Men and women often have some of the same signs of a heart attack. Some of them are: Pressure, fullness or a squeezing pain in the center of the chest, which may spread to the neck, shoulder or jaw, or chest discomfort with lightheadedness, fainting, sweating, nausea or shortness of breath;
Often times, women don’t have chest pain. Research has shown that as many as 43% of women will not experience chest pains when having a heart attack. Tightness in the chest does not always mean a heart attack but it is still important to have it checked out by a physician immediately.
Common female heart attack symptoms are shortness of breath, weakness, unusual fatigue, nausea, dizziness, lower chest discomfort, upper abdominal pressure or discomfort that may feel like indigestion or back pain.
In the weeks preceding an actual heart attack, some of these symptoms may even appear as early warning signs. These may be an early sign of a blocked artery. Symptoms that come on suddenly without provocation such as fatigue or shortness of breath need to be taken seriously.
Other things to consider are do you have a family history of heart disease, high blood pressure, high cholesterol, or Type 2 diabetes? These are not indications that you are having a heart attack but you should be evaluated by your physician and discuss early warning signs of heart disease. Prevention is a key component in cardiac health.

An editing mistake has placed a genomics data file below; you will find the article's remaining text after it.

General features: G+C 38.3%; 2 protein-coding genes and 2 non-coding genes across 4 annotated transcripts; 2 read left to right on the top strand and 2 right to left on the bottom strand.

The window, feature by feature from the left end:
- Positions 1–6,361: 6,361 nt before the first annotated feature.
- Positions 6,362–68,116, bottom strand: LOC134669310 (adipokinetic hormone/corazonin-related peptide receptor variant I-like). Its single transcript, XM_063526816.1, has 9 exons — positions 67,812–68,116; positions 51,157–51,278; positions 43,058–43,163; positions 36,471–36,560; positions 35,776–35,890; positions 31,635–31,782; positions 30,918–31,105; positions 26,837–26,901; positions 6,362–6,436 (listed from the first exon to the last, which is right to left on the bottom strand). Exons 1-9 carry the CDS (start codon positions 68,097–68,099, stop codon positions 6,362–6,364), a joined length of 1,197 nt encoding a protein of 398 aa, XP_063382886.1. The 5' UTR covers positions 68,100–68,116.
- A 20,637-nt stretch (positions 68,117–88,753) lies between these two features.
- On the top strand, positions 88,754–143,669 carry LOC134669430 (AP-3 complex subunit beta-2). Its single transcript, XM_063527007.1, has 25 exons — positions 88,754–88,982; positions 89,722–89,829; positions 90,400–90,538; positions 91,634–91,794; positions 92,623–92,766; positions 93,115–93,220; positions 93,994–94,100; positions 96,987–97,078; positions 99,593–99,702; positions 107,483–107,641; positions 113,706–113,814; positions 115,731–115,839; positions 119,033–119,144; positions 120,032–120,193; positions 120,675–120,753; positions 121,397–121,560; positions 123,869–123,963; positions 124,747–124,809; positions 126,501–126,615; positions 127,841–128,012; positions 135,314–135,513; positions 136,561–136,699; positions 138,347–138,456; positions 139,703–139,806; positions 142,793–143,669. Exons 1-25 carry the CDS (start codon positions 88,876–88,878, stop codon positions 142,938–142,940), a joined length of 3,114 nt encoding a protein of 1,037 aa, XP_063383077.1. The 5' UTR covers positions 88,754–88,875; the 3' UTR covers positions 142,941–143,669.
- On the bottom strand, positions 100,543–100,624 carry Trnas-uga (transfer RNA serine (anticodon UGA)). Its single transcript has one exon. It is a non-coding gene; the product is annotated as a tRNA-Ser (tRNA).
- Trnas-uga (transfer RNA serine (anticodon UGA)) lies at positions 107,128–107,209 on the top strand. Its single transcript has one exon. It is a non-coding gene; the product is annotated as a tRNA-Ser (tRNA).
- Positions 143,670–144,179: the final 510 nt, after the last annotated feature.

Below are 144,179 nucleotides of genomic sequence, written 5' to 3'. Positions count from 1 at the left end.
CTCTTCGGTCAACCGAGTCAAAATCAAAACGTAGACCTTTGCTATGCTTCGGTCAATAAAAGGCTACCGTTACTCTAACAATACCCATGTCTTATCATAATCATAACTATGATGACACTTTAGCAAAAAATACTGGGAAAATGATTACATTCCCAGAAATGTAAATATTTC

If you believe you’re having heart attack symptoms, dial 911 right away for an ambulance to take you to the emergency room. Wait no more than 5 minutes. Do not attempt to drive yourself. A big advantage to calling 911 is emergency medical personnel can start treatment, such as oxygen, heart medication, and pain relievers, as soon as they arrive.
For information on heart attack symptoms, call 1-800-888-5551.
*Submit questions to firstname.lastname@example.org or write to “Doctor “c/o Elizabeth-ton Star, 300 Sycamore St., Elizabethton, TN 37643